Athletes aspire to bring honor to war-torn countries at Asian Games

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For athletes from turbulent west Asian countries, the upcoming Asian Games is not only a competition to display individual athletic prowess, but also an opportunity to bring honor to countries scarred by war and conflict.

Abdullah al-Arqan, a Palestinian beach volleyball player who lives in the Gaza Strip, has grown up amid countless military tensions between armed Palestinian factions and Israel.

"Every time we survived each conflict, I felt that it was another message to me that I have to continue my plan and work to achieve my dream," said the 20-year-old, who has witnessed four large-scale military operations in the Palestinian enclave.

Ever since he was a child, Al-Arqan dreamed of representing Palestine in an international tournament.

His hard work paid off, as he and his Palestinian teammates succeeded in winning bronze medals in two Arab tournaments held in Qatar in 2022 and 2023.

"I was so proud of myself, as well as my team which was born in the suffering," Al-Arqan said.

"The latest magic win in Qatar encouraged me to make a greater effort to compete in the Asian Games and raise the Palestinian flag in a country I have always dreamed of visiting," he said.

For athletes from war-torn Syria, taking part in the Asian Games is already hard-won.

"Sanctions have greatly affected the players, and have had a significant impact on Syria both economically and politically, including the sporting sector," said Muhammad al-Hayek, member of the Executive Office and Head of the Athletics Office.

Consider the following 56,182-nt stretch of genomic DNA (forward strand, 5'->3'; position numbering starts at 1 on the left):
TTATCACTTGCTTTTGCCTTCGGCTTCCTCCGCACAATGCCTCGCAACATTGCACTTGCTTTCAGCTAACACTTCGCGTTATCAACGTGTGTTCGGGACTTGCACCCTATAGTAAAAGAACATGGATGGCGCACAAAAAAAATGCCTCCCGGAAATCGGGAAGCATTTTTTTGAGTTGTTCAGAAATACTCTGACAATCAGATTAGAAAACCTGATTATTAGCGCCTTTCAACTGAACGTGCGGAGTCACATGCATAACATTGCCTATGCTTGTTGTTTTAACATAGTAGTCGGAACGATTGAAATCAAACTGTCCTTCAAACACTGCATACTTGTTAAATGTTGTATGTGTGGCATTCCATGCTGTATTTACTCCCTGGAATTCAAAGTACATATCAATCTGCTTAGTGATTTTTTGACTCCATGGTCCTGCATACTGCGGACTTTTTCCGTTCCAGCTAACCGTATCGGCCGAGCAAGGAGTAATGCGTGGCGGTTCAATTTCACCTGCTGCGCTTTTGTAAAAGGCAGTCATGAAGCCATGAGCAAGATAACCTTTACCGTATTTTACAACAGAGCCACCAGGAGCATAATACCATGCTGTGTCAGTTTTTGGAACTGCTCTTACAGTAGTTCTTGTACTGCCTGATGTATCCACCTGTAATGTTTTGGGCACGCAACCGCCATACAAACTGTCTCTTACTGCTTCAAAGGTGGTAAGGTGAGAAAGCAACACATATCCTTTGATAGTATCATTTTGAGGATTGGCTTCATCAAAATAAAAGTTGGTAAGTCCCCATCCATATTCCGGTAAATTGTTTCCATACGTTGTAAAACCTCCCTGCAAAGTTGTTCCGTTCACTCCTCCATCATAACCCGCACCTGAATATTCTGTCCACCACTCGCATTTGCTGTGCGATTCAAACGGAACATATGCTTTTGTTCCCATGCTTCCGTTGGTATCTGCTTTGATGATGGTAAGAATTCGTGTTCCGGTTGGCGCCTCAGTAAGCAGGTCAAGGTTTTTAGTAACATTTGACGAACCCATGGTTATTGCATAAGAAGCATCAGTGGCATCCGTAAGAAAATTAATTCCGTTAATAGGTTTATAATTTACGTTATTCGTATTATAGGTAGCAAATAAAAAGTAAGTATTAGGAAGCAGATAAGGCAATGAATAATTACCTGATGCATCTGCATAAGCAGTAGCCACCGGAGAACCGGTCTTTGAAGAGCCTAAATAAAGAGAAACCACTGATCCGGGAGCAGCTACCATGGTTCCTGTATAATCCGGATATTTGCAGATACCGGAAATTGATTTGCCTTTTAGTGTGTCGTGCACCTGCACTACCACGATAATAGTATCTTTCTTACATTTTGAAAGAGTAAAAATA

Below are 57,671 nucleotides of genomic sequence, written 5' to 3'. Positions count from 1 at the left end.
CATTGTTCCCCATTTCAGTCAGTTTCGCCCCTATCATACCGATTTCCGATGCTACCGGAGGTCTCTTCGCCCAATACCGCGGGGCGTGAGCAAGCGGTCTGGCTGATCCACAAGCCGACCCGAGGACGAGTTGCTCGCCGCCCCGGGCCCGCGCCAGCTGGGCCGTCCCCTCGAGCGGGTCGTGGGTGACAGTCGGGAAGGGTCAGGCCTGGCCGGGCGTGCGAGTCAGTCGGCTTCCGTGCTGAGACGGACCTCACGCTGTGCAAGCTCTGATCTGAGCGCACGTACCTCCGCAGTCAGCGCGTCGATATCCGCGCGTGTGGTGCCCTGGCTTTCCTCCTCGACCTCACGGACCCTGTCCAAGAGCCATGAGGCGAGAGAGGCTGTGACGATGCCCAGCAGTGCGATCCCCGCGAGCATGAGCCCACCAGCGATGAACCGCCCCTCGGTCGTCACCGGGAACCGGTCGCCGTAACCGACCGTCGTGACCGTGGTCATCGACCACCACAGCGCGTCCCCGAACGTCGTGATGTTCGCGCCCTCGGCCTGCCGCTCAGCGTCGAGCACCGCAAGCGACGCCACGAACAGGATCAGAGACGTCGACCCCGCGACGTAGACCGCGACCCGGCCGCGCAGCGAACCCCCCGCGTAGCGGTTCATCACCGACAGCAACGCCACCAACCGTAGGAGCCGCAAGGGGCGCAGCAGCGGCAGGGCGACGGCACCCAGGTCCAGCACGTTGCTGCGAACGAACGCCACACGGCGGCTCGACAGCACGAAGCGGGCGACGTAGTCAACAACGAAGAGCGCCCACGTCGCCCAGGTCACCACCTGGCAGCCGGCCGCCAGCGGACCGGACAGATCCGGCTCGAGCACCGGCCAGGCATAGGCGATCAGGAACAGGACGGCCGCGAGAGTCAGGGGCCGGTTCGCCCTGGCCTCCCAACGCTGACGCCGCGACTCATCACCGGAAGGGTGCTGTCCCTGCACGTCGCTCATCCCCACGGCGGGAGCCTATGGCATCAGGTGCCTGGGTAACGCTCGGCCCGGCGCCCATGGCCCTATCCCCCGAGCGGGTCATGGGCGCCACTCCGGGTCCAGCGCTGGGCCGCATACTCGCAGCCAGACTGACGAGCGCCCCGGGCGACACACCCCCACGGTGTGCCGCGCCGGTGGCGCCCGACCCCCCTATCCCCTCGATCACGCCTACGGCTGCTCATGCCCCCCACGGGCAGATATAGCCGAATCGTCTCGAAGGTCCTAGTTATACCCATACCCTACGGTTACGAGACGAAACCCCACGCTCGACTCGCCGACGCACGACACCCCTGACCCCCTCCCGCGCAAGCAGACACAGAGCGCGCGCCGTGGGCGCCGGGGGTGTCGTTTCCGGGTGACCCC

"There are many difficulties in securing visas to travel abroad, or even obtaining foreign currency. If we want to organize an external training camp or participate in any event, we need overseas approval."

Due to fuel shortages, the Arab country in December last year temporarily suspended all sporting competitions in government-held areas, where nationwide power cuts could last up to 22 hours per day.

Man Asaad, a 29-year-old weightlifter who clinched a bronze medal at Tokyo 2020, said, "Our economic situation is difficult. But that makes us more determined to achieve and present a positive image of our country and its people."

"The athletes are part of the Syrian people who withstood and overcome their problems. Even if we don't have external training camps, we make training camps inside the country and we have the strength to hoist our country's flag in international arenas," al-Hayek said.

Wushu athlete Tharwat Mahyoub Al-Sindi of Yemen started preparing for the Games three years ago, plunging himself into rigorous and intensive training schedule with the aim of winning a gold medal.

Al-Sindi's passion for Wushu began in 2013 when he joined a private club in Yemen's capital Sanaa, and started participating in local tournaments, securing second place in the Yemen Wushu Championship in May 2014, months before the country's civil war broke out.

In May, Al-Sindi won the gold medal in the Sanda (52 kg) category at the eighth Arab Championship in Rabat, Morocco. He aspires to replicate this achievement at the Asian Games and potentially make history as the first Yemeni athlete to win a gold medal in this event. 

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